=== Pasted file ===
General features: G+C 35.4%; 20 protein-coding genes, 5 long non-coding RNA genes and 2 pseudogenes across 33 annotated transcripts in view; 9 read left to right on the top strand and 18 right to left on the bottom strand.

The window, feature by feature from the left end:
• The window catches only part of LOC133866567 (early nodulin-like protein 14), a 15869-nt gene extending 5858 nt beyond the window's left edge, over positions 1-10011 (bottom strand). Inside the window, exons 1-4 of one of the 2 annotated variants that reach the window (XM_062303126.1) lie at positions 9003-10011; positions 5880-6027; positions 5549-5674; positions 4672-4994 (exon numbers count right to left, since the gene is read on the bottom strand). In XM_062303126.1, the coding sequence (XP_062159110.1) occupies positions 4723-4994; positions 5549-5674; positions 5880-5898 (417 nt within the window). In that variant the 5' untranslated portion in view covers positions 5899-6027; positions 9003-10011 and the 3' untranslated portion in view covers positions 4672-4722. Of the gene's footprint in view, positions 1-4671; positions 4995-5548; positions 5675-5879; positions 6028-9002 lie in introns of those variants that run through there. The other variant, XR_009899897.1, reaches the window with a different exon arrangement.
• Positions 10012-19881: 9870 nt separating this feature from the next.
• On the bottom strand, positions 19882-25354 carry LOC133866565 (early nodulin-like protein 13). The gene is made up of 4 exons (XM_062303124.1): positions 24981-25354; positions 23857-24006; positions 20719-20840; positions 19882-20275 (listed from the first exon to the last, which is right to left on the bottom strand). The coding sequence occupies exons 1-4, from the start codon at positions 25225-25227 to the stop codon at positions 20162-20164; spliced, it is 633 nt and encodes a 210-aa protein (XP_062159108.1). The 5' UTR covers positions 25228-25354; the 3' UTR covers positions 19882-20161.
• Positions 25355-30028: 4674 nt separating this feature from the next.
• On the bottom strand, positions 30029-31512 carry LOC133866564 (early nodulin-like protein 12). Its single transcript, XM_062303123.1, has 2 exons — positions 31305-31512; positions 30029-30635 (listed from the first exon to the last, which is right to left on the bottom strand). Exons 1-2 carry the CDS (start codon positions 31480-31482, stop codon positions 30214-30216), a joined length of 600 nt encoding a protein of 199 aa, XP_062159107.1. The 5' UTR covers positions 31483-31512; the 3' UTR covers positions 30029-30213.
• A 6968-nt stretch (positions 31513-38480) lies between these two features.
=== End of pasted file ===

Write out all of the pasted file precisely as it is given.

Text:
General features: G+C 35.4%; 20 protein-coding genes, 5 long non-coding RNA genes and 2 pseudogenes across 33 annotated transcripts in view; 9 read left to right on the top strand and 18 right to left on the bottom strand.

The window, feature by feature from the left end:
• The window catches only part of LOC133866567 (early nodulin-like protein 14), a 15869-nt gene extending 5858 nt beyond the window's left edge, over positions 1-10011 (bottom strand). Inside the window, exons 1-4 of one of the 2 annotated variants that reach the window (XM_062303126.1) lie at positions 9003-10011; positions 5880-6027; positions 5549-5674; positions 4672-4994 (exon numbers count right to left, since the gene is read on the bottom strand). In XM_062303126.1, the coding sequence (XP_062159110.1) occupies positions 4723-4994; positions 5549-5674; positions 5880-5898 (417 nt within the window). In that variant the 5' untranslated portion in view covers positions 5899-6027; positions 9003-10011 and the 3' untranslated portion in view covers positions 4672-4722. Of the gene's footprint in view, positions 1-4671; positions 4995-5548; positions 5675-5879; positions 6028-9002 lie in introns of those variants that run through there. The other variant, XR_009899897.1, reaches the window with a different exon arrangement.
• Positions 10012-19881: 9870 nt separating this feature from the next.
• On the bottom strand, positions 19882-25354 carry LOC133866565 (early nodulin-like protein 13). The gene is made up of 4 exons (XM_062303124.1): positions 24981-25354; positions 23857-24006; positions 20719-20840; positions 19882-20275 (listed from the first exon to the last, which is right to left on the bottom strand). The coding sequence occupies exons 1-4, from the start codon at positions 25225-25227 to the stop codon at positions 20162-20164; spliced, it is 633 nt and encodes a 210-aa protein (XP_062159108.1). The 5' UTR covers positions 25228-25354; the 3' UTR covers positions 19882-20161.
• Positions 25355-30028: 4674 nt separating this feature from the next.
• On the bottom strand, positions 30029-31512 carry LOC133866564 (early nodulin-like protein 12). Its single transcript, XM_062303123.1, has 2 exons — positions 31305-31512; positions 30029-30635 (listed from the first exon to the last, which is right to left on the bottom strand). Exons 1-2 carry the CDS (start codon positions 31480-31482, stop codon positions 30214-30216), a joined length of 600 nt encoding a protein of 199 aa, XP_062159107.1. The 5' UTR covers positions 31483-31512; the 3' UTR covers positions 30029-30213.
• A 6968-nt stretch (positions 31513-38480) lies between these two features.